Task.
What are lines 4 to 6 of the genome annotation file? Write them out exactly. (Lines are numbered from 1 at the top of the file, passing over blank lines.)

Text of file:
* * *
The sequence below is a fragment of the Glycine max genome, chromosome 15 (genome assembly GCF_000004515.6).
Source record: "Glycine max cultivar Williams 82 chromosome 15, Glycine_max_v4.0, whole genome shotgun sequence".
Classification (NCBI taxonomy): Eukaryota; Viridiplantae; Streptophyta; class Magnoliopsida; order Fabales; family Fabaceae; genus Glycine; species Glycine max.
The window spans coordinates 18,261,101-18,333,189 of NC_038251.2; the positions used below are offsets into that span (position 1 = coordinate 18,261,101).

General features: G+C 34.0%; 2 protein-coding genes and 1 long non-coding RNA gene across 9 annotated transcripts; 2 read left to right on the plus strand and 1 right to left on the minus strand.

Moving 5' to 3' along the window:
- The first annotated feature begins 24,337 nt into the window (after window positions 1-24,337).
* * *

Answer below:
The window spans coordinates 18,261,101-18,333,189 of NC_038251.2; the positions used below are offsets into that span (position 1 = coordinate 18,261,101).

General features: G+C 34.0%; 2 protein-coding genes and 1 long non-coding RNA gene across 9 annotated transcripts; 2 read left to right on the plus strand and 1 right to left on the minus strand.

Moving 5' to 3' along the window: